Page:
In of Pinker’s concluding remarks on language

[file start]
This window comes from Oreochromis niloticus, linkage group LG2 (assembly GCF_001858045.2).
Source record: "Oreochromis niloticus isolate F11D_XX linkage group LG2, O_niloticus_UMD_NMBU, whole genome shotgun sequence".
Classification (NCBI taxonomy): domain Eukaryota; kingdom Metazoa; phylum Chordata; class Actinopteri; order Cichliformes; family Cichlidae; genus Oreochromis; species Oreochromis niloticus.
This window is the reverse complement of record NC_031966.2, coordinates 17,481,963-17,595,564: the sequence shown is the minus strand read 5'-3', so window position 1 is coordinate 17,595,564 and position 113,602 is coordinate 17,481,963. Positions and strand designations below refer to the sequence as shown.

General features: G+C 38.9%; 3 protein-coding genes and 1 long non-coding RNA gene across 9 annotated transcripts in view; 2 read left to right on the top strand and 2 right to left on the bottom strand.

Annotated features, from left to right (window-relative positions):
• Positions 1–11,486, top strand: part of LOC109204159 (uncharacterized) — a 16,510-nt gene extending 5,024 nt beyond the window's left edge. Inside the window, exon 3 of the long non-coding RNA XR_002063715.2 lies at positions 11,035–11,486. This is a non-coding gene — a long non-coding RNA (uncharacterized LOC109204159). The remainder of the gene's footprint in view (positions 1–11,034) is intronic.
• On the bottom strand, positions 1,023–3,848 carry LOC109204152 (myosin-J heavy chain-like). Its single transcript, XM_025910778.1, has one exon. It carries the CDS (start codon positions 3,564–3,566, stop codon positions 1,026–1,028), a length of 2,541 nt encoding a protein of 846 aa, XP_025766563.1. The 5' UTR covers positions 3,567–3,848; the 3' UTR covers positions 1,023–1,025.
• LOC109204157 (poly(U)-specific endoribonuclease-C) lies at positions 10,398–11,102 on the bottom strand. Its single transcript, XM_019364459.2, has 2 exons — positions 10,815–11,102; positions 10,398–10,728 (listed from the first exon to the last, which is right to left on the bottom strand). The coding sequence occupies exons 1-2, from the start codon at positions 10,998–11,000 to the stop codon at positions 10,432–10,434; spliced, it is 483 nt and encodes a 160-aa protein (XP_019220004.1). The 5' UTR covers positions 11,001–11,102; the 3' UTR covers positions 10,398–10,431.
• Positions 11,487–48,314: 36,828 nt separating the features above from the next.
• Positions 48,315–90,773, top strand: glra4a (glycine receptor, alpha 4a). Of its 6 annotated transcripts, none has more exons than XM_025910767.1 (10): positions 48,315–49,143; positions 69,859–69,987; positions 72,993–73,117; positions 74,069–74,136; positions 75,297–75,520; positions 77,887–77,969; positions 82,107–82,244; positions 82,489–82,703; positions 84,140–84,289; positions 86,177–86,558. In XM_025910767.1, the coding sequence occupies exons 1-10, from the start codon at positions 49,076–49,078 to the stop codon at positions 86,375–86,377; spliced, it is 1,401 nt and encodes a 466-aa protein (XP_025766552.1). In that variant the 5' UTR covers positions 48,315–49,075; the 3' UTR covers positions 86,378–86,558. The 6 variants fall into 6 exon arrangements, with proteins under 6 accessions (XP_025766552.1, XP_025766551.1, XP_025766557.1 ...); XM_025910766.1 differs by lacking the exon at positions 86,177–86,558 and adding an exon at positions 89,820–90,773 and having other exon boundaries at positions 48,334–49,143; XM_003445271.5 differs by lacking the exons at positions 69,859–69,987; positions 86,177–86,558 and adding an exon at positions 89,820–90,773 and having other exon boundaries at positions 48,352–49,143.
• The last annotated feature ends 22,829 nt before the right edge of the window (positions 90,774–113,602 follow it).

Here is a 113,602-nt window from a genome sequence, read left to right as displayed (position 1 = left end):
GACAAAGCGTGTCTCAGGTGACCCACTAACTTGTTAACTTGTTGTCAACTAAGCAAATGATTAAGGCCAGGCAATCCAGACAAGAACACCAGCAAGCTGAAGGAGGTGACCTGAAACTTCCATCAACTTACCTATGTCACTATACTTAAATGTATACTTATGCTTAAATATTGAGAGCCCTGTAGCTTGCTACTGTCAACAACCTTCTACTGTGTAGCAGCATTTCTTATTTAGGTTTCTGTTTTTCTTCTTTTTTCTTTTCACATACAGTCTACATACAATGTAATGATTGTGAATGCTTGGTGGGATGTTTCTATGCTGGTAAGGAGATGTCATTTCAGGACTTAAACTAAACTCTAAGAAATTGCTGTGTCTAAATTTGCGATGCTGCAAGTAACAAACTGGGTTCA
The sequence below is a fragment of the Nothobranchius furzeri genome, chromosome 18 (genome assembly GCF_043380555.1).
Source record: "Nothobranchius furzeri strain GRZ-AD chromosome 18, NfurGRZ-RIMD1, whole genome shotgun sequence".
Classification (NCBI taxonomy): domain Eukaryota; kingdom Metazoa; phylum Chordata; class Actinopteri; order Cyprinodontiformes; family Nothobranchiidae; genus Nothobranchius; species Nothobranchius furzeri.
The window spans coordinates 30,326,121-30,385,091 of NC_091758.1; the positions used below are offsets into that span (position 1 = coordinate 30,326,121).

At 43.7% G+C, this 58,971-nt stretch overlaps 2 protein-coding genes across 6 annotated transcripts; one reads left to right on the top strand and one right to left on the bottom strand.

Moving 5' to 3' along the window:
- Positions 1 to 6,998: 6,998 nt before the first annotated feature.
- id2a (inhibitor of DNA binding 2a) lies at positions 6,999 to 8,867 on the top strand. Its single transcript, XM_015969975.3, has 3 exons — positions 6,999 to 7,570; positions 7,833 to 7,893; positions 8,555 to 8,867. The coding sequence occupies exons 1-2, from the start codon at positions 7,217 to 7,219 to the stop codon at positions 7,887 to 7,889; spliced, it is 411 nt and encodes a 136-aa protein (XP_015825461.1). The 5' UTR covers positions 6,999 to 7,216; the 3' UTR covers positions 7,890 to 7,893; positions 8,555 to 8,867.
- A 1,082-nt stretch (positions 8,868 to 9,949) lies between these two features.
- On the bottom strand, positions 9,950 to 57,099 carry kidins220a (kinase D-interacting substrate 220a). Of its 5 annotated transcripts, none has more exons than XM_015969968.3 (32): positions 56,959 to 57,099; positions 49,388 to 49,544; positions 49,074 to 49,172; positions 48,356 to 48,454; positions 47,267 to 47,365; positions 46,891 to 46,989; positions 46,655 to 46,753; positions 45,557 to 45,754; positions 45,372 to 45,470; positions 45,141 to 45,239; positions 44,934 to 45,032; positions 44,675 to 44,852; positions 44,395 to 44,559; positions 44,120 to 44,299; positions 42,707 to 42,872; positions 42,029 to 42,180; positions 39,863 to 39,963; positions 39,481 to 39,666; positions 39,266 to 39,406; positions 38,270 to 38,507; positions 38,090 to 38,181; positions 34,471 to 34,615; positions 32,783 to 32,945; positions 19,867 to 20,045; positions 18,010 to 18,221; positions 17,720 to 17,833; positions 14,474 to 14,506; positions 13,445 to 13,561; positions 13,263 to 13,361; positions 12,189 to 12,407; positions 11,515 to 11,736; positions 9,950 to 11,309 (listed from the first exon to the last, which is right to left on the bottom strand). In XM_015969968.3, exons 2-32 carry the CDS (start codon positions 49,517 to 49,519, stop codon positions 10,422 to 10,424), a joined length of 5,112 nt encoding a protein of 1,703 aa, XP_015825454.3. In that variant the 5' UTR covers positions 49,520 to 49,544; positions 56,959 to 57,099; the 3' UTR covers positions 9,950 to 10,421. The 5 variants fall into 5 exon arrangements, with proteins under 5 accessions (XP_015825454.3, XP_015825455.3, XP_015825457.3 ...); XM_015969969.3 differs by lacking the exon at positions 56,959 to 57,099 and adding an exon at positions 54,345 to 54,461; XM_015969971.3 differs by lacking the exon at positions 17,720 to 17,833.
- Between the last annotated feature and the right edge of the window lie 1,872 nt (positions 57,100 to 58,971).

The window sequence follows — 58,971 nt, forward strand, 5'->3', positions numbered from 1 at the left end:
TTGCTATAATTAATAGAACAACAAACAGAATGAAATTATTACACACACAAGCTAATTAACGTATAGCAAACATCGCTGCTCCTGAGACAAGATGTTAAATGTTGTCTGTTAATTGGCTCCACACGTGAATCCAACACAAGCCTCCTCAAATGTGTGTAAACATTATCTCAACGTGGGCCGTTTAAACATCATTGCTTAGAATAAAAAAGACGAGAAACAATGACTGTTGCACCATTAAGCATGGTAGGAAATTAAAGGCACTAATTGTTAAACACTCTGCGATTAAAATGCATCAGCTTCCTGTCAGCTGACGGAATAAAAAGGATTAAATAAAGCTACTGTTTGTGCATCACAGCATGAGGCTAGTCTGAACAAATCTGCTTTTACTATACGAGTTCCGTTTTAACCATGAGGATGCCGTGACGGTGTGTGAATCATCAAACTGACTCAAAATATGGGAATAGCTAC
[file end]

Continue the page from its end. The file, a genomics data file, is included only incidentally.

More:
In an excerpt titled Words Don’t Mean What They Mean, from his book, The Stuff of Thought, Steven Pinker elaborate show words have different meanings in various contexts. This paper explores the meaning of Pinker’s concluding remarks on language from the article.Pinker says, “Language is a window into human nature, but it is also a fistula, an open wound through which we’re exposed to an infectious world” (Pinker p.3). He tries to reveal language as having both advantages and disadvantages. Notably, language is a window into human nature since it allows human beings to communicate with each other. Language reflects the human nature since men are known to say what they do not mean to hide true intention. However, language is an open wound since once one has said something; it is not possible to take it backhence the impact of something bad remains. Notably, when there is an open wound, it means the damage is already there. Language can be considered an open wound since it expresses our emotions. Notably, body language and sign language can allow people to read our emotions even without uttering a word. Similarly, language is an open wound since people say things that could hurt and cause controversy. Pinker says that he is not surprised “that we sheathe our words in politeness and innuendo and other forms of doublespeak” (Pinker p.3). I think he means that we use language to achieve what we want by trying to please other people even when we have no intention of pleasing but rather we only want to appear good and fulfill our needs. Therefore, we do not mean what we say but only want to suit the occasion. For example, the use of sexual come-ons such as “Would you like to come up and see my etchings?” (Pinker p.1). I think I am convinced that use of innuendos is no surprise since sometimes I too find it hard to speak plainly and would rather use this approach to avoid hurting others or appearing too suggestive.  Work CitedPinker, Steven. “Words Don’t Mean What They Mean”. Time, 6 Sep. 2007, pp. 1-3. 


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